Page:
From Friday, March 14th to Saturday, March 15th, Orlando YAYAs attended the culmination of the Coalition of Immokalee Workers’ (CIW) 10-day, multi-state “Now is the Time” tour in Publix’s hometown of Lakeland, FL.
One thousand community members attended a vigil and march, including Orlando residents representing groups like YAYA, the First Unitarian Church of Orlando, and the Orlando Light Brigade. As supporters of the CIW, the Orlando YAYA chapter organized transportation to and from the march, provided signs, and spoke at the final rally.
Orlando YAYA members arrived on Friday evening for the final candle light vigil organized in front of a Publix Store. There were about 100 people occupying the sidewalk with signs, banners, and flags. Speakers and musicians periodically took to the stage in front of a bus stop. Traffic was busy, and the group received lots of honking and attention.
Soon after we arrived, a delegation of faith leaders walked to the Publix store to deliver the CIW’s request for Publix to join the Fair Food Program. After returning, the delegation reported getting the same response that the CIW has been getting from Publix representatives over the last years—an unwillingness to sign the Fair Food contract.
The Orlando Light Brigade brought large luminescent placards that read “NOW IS THE TIME”, and that lit up as the sun went down.
In the late evening, workers from Immokalee and their families arrived to a long line of high fives and cheers. Groups took shifts throughout the night, keeping vigil until a sunrise ceremony on Saturday. As more supporters arrived, a picket line began on the sidewalk with signs and chanting.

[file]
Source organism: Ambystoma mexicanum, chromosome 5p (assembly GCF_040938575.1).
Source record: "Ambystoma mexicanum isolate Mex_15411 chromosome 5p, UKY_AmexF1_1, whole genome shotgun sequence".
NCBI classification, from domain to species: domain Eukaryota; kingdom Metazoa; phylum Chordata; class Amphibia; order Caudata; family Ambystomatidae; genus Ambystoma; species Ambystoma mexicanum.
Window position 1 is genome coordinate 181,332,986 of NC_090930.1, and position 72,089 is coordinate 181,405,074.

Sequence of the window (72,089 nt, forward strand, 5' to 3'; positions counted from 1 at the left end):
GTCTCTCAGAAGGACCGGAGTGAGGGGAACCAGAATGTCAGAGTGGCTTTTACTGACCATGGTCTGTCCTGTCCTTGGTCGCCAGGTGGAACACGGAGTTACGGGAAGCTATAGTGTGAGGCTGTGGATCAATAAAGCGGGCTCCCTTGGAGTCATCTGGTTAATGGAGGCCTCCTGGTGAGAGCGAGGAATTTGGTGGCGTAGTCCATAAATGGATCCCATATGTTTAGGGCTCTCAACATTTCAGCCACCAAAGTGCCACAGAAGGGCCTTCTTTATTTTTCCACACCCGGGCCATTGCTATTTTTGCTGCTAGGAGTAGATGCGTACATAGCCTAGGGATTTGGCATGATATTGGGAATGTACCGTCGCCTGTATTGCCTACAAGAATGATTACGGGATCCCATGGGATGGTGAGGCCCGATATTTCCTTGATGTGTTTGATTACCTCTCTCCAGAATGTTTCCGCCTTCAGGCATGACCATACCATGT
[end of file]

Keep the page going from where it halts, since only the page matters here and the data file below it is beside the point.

By the start of the march, hundreds more had arrived. We marched two-by-two, along one of Lakeland’s main streets, singing, chanting, waving flags and carrying signs.
The march ended at a large stage in downtown Lakeland. To end the two-week tour, farm workers enacted abusive and protective work conditions. Speakers from many groups, including YAYA, rallied supporters and attendees with messages of encouragement and solidarity.
This action, and others organized by the CIW, are absolutely necessary to gain Publix’s participation in the Fair Food Program. Publix has refused to enter into negotiations with the CIW for more than four years. By signing, Publix will ensure that workers who pick the tomatoes that they sell, get paid a penny more per pound, increasing farm worker wages. Labor conditions would also be improved, as Publix would only buy tomatoes from growers who support the Fair Food program.
Currently, many farm workers who are not covered under the Fair Food Program labor under hostile conditions. Many growers do not provide farm workers with clean drinking water, bathrooms, or shade breaks. Farm workers may suffer verbal abuse and sexual harassment from superiors. There have been seven confirmed cases of modern day slavery in Florida’s farms during recent years.
With support from YAYA, the Student/Farmworker Alliance, churches, and many other groups, the CIW has been extremely successful in getting other major buyers – including Wal-Mart, McDonald’s, and Whole Foods – to sign the Fair Food contract. This makes it especially surprising that Publix is holding out.
I found the vigil and march very inspiring. Being surrounded by passionate advocates for farm worker justice, and by the farm workers themselves, reminded me of the power of simply being together with a group of people fighting for the same cause.
I’m something of an armchair activist; I don’t attend many marches. It was invigorating to get off the computer and attend this march. The action of bodies, voices, and signs, joining together created a powerful impact.
Thanks to Nico Gumbs for transporting and hosting me for the length of the vigil and march; to the CIW for providing food, water, coffee, and entertainment; and to everyone at the march for your presence and inspiration!
Photos courtesy of Jenitza Quiñones and the Coalition of Immokalee Workers